Chrome Protector notifies you if you are running malicious extensions


Chrome Protector

Most Internet users do not expect that extensions that they install from official repositories can contain malicious code, either directly upon installation, or later on when they are updated.

Usually, that code is used for monetization purposes and not for the distribution of malware or other malicious activities.

News made the rounds recently that companies that are in the trade approach extension developers to acquire their extensions. If the developer agrees, ownership of the extension changes for hundreds if not thousands of Dollars.

Some time later, the very same extension is updated by the new owner with new code that may track users when they browse the Internet, inject ads on web pages, or add so-called affiliate links to pages.

This happens automatically, usually, and without notification. Since it is unlikely that many users of the extension would agree to being tracked or the extension to display ads or plant affiliate links on websites, it is usually the case that these new monetization options are opt-out, meaning they are turned on by default.

I have described previously how you can protect yourself from these extensions in Firefox and Chrome.

The new Chrome Protector extension for Google Chrome has been created as a response of the recent news. It currently checks the installed extensions and will inform you if a malicious extension has been found.

How that is done? Currently by a blacklist.It is regularly updated based on user reports, the author's on research, and alerts posted on Reddit.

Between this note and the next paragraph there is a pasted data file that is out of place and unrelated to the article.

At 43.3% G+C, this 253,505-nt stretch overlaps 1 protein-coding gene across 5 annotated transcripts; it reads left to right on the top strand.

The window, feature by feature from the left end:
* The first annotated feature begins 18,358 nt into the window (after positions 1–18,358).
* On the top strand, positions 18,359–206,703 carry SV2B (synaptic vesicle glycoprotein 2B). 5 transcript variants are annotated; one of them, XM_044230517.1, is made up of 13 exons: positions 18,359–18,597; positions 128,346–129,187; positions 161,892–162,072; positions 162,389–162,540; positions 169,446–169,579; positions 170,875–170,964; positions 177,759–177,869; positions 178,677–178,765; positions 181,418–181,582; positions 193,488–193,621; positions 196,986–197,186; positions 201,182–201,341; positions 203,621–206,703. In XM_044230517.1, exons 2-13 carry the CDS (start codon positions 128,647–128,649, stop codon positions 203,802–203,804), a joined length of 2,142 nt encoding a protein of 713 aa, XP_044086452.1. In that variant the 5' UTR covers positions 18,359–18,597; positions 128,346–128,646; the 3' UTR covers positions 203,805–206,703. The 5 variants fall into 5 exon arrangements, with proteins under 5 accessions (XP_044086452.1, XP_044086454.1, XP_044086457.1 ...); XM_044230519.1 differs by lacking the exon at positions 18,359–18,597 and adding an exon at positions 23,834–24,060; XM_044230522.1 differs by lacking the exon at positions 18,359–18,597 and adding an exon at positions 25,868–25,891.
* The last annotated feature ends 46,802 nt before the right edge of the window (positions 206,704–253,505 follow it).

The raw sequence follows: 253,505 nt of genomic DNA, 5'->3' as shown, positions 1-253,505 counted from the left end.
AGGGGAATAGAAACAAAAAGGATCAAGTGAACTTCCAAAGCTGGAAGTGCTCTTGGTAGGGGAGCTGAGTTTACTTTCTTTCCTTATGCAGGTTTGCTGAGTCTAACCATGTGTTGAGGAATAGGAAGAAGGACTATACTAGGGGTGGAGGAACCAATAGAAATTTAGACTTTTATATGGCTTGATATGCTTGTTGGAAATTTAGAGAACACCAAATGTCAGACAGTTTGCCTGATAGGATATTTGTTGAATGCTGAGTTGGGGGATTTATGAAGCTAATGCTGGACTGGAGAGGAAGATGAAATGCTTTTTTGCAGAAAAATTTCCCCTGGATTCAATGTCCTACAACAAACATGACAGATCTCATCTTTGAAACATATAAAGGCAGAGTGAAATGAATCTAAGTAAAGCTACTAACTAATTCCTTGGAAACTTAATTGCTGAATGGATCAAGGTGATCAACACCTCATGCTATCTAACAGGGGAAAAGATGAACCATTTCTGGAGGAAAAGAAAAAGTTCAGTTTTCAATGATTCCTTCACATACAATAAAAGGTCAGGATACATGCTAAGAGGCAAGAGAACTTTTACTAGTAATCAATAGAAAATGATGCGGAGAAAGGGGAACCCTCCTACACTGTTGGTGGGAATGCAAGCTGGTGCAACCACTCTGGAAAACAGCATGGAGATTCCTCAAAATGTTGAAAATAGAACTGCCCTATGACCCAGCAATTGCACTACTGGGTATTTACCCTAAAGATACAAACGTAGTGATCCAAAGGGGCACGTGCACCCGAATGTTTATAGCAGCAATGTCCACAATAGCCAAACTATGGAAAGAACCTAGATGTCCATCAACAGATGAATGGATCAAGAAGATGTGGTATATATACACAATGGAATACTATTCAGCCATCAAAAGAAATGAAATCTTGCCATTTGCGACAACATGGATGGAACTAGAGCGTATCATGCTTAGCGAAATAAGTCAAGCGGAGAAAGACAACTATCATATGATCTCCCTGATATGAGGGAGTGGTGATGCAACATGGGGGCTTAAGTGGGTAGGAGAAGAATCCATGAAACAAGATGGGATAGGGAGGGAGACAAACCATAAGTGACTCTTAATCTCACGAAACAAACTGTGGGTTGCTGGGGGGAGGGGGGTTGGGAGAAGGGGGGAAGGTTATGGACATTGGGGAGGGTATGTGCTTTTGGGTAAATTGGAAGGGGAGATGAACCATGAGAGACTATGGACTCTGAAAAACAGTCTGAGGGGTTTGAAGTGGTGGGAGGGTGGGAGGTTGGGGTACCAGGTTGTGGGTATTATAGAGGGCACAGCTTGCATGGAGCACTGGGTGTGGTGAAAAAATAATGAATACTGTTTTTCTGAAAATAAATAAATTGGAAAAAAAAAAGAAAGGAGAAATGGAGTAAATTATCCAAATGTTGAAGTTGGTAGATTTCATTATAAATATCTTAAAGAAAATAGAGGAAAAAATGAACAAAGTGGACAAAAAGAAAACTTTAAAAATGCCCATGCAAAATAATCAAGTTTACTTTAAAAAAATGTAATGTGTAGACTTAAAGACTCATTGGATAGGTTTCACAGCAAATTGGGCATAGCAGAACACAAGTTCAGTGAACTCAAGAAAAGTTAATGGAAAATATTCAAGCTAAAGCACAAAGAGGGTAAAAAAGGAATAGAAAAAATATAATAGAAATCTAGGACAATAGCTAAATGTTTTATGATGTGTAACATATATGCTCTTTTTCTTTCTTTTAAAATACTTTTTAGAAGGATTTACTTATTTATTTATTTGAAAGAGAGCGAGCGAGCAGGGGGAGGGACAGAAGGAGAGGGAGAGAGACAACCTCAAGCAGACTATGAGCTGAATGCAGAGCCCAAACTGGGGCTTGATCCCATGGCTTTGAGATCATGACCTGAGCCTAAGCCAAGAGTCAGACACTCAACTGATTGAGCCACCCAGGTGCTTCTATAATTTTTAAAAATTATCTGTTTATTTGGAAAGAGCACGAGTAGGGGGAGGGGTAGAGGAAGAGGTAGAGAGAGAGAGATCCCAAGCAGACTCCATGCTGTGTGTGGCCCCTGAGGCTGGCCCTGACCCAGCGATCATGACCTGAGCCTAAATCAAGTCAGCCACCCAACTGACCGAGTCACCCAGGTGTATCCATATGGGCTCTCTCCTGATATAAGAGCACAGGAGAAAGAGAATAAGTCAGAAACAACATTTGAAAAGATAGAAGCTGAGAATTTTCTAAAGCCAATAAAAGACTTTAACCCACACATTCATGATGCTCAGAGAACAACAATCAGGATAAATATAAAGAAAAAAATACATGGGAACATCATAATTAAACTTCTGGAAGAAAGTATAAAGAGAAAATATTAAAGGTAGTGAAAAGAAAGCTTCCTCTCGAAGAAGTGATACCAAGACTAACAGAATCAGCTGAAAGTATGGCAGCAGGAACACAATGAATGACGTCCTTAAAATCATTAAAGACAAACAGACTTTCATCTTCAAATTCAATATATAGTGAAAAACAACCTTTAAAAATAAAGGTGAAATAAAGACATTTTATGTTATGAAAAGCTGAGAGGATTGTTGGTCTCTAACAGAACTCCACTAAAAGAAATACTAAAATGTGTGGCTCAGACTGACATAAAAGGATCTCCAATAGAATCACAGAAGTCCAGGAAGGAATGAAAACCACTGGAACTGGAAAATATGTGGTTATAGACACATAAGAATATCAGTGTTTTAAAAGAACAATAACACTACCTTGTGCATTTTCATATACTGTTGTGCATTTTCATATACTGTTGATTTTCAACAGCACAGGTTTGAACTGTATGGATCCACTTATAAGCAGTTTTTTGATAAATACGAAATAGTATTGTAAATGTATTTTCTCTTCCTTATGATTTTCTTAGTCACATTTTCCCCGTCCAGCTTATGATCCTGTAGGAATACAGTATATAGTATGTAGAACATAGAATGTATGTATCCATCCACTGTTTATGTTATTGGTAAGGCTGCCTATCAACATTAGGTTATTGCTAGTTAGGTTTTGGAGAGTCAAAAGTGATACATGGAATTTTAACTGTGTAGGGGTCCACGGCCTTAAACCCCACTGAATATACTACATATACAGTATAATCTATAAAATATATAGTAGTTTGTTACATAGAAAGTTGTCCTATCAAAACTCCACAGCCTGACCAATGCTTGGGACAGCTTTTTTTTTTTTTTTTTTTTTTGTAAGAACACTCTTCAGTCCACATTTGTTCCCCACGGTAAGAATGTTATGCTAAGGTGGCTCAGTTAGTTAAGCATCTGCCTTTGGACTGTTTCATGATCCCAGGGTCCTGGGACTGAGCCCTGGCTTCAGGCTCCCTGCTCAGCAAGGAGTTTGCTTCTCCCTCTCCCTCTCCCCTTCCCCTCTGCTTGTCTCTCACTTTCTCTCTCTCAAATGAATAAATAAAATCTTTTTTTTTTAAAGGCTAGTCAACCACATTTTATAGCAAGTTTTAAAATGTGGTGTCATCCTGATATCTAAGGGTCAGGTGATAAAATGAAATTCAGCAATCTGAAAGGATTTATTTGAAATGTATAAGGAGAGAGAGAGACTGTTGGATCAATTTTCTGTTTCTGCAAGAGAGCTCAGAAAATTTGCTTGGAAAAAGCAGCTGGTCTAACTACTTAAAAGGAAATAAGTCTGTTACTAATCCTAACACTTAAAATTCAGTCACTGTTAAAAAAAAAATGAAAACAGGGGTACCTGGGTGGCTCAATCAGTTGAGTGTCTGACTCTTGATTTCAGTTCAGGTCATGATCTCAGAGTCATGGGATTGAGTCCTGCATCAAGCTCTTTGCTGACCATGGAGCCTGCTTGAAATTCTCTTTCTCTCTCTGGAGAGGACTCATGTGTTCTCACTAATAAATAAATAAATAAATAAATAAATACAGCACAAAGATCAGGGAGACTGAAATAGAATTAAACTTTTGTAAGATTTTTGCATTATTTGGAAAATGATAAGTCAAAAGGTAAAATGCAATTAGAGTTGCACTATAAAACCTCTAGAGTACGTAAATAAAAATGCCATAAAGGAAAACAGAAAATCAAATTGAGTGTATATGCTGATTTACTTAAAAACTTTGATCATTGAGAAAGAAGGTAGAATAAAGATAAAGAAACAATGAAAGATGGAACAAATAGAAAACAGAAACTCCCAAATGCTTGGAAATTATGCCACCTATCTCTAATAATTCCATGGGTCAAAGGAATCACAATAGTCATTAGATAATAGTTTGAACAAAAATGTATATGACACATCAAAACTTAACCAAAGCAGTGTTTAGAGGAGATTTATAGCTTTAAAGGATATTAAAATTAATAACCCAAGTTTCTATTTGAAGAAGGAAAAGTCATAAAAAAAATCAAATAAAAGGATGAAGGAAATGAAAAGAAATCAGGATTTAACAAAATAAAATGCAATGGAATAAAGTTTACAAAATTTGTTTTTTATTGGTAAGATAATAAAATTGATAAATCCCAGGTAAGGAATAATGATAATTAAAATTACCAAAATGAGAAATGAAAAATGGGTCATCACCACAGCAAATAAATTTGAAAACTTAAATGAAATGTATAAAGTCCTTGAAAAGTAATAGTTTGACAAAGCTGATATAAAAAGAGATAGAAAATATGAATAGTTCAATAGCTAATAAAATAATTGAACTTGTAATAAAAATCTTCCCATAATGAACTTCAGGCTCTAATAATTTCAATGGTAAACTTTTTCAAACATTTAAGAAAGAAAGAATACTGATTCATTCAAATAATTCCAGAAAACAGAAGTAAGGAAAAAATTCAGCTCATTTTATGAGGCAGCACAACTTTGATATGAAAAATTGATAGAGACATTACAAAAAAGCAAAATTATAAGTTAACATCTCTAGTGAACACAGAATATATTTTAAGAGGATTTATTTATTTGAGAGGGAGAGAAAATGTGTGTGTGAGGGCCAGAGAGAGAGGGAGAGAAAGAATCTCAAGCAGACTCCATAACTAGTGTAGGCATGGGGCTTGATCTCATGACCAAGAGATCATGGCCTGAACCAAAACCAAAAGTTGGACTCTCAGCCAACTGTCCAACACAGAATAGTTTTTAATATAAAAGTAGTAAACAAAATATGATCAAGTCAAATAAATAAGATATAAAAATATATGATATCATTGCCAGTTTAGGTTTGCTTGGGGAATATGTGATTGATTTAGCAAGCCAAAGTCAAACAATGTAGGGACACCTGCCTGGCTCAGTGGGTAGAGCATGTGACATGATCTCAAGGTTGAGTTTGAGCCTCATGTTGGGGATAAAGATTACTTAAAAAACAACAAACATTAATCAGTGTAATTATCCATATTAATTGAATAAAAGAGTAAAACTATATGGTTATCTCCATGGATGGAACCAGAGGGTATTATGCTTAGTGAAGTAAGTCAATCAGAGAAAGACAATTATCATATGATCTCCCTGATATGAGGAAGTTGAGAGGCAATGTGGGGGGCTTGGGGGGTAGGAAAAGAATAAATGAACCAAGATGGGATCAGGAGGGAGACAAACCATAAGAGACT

The author seems to have plans though to expand on this later on in development, and this is where it could get interesting. For instance, one option could be to monitor extension ratings and verify extensions if ratings drop in a short amount of time.

Read also:  Experience a Web without Net Neutrality in Chrome

While that means that the extension is not protecting you from new malicious extensions in real-time, it could reduce the time it takes before you are aware that something is not right.

While it may make sense for some to install the extension and keep it installed, it may make sense for others to install it only once or occasionally, at least for the time being.


If the author of the extension could add features to it that would improve its usability, like monitoring store rating changes, comments, extension updates and "known" developers, it could very well become a must-have extension for Chrome users who use many extensions.

For now, it is a nice concept extension that may have its uses for some users.

Update: The extension has been renamed to ExtShield - Stops Malicious Extensions. We have updated the link so that it points to the correct page on the Chrome Web Store now. An update will be released soon according to the author which warns users when they try to install one of over 100 adware, spyware or malware extensions that are currently available in the web store.

Update 2: The latest version of Shield for Chrome -- yes another name change -- can now also monitor website behavior, and blocks the Chrome bug that allows sites to listen in on conversations.

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Responses to Chrome Protector notifies you if you are running malicious extensions

  1. ned the impala January 21, 2014 at 2:16 am #

    I'd like to know if there's an equivalent for Firefox. Firefox is my default browser, because it's not [yet, though it IS about to be] FUBAR.

  2. Anon January 21, 2014 at 3:00 am #